It was late on a weekend night and I was flipping through the stations when I stopped on TI and Tiny: The Family Hustle on VH1. Tiny, AKA Tameka and her friend Shekinah were heading to a mediator’s office. What are the chances I would catch this show, right???
So Tiny and Shekinah are good friends and it turns out that Shekinah, a hairdresser, has come up with a money-making “invention” and Tiny has decided to invest in it. Tiny wants 60% of the profits leaving Shekinah with only 40% and, you guessed it, conflict ensues. Big, emotional conflict between friends. Yuck! But who’s right? Without the money, the idea can’t be executed and without the idea, there is no money to be made. They decide to call a Mediator. How perfect…
What happens in the mediator’s office is exactly what I expected – a lot of yelling and arguing about whose role is more important. Even more expected is the fact that they also argue about side issues related to their friendship. The yelling escalates and things start to get ugly. The mediator looks a bit stunned and unsure how he is going to calm them down and move on. Check out the video here.
When Shekinah finally stands up and says she is leaving, the Mediator takes action. He does a move called the “walk to the balcony” which translates to walking away from the heat and cooling things off. He gets up and says he is getting a cup of coffee and invites Shekinah to go with him. She does. At the coffee machine, after a few niceties, he point-blank asks Shekinah how much of the profits she wants. She says she will settle for 44% of the profits. Yup…you heard me…44%. All that arguing and she only wants 4% more than what was being offered. He takes her back into the room and lays that offer on Tiny. Not only does Tiny take the deal but her assent brings the validation so desperately needed by Shekinah to feel good. There is love and happiness oozing all over the place.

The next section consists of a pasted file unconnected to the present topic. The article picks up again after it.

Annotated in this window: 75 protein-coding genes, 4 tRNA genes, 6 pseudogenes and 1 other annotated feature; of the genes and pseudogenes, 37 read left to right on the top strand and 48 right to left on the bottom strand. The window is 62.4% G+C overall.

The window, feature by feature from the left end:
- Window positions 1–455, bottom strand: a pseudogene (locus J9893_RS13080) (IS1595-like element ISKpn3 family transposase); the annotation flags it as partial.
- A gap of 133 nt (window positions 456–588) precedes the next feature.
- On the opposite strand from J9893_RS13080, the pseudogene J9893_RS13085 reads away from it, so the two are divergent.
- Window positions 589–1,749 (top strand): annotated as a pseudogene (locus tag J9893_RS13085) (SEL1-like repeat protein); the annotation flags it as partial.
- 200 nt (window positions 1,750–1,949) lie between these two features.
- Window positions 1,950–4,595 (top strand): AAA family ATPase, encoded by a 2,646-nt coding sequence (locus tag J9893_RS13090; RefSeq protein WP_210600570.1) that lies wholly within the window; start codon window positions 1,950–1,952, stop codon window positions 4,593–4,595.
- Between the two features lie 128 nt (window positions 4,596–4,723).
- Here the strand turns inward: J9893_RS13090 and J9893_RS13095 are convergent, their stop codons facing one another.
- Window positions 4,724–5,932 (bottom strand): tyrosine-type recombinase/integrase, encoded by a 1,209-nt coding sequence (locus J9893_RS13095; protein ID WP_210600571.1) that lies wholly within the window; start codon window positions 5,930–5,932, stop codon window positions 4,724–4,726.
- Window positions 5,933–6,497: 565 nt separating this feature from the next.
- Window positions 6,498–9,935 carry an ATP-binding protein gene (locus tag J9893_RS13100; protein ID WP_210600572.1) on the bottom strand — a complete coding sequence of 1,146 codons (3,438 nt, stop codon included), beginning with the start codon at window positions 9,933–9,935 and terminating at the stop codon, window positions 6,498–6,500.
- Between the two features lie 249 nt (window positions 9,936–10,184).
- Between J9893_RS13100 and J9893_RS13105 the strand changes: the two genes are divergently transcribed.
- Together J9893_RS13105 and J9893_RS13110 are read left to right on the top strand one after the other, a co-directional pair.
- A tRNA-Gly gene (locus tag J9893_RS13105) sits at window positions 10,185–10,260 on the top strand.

Ok… It’s a reality show I know but I must say that we see this scenario a lot – that is, when emotion so takes over a conflict that people stop communicating productively. Shekinah and Tiny were classically “position-based” and could not see their way out to even negotiate hard numbers. Tiny wanted 60% and Shekinah did not want 40% – that is as far as their communication went in terms of productivity. The rest of the emotion was all about lack of respect and side issues. Because they are unbiased, Mediators can ask questions that the participants sometimes cannot ask themselves because their pride is in the way, they have boxed themselves in or they just don’t think of asking.
Kudos to the mediator for doing a good and efficient job with this case and kudos to the women for having the foresight to call a mediator. Even if it was all a setup for the show, more people should think about using a mediator when conflict gets too hot rather than digging their heels in and not believing any good will come of it. When you are in too deep your perspective is no good – a Mediator can help pull parties out of the bubble they have created for themselves.